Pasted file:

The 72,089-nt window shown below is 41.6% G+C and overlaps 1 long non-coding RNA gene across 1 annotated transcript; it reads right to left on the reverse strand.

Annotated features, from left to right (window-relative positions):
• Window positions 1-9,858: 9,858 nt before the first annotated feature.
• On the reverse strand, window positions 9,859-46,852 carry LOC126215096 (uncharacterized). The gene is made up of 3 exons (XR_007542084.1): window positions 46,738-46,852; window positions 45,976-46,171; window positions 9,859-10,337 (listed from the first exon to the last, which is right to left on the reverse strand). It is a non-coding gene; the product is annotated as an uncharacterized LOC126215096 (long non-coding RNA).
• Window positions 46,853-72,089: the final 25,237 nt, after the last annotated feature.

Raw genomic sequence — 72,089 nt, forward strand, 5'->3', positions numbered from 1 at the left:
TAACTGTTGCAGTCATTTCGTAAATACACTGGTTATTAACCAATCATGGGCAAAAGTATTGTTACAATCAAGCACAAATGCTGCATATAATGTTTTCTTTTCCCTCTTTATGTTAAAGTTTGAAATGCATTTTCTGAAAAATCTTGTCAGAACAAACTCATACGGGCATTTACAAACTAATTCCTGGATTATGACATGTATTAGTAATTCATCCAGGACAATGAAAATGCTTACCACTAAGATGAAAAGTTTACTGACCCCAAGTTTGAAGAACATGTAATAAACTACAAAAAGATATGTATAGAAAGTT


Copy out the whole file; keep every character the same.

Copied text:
The 72,089-nt window shown below is 41.6% G+C and overlaps 1 long non-coding RNA gene across 1 annotated transcript; it reads right to left on the reverse strand.

Annotated features, from left to right (window-relative positions):
• Window positions 1-9,858: 9,858 nt before the first annotated feature.
• On the reverse strand, window positions 9,859-46,852 carry LOC126215096 (uncharacterized). The gene is made up of 3 exons (XR_007542084.1): window positions 46,738-46,852; window positions 45,976-46,171; window positions 9,859-10,337 (listed from the first exon to the last, which is right to left on the reverse strand). It is a non-coding gene; the product is annotated as an uncharacterized LOC126215096 (long non-coding RNA).
• Window positions 46,853-72,089: the final 25,237 nt, after the last annotated feature.

Raw genomic sequence — 72,089 nt, forward strand, 5'->3', positions numbered from 1 at the left:
TAACTGTTGCAGTCATTTCGTAAATACACTGGTTATTAACCAATCATGGGCAAAAGTATTGTTACAATCAAGCACAAATGCTGCATATAATGTTTTCTTTTCCCTCTTTATGTTAAAGTTTGAAATGCATTTTCTGAAAAATCTTGTCAGAACAAACTCATACGGGCATTTACAAACTAATTCCTGGATTATGACATGTATTAGTAATTCATCCAGGACAATGAAAATGCTTACCACTAAGATGAAAAGTTTACTGACCCCAAGTTTGAAGAACATGTAATAAACTACAAAAAGATATGTATAGAAAGTT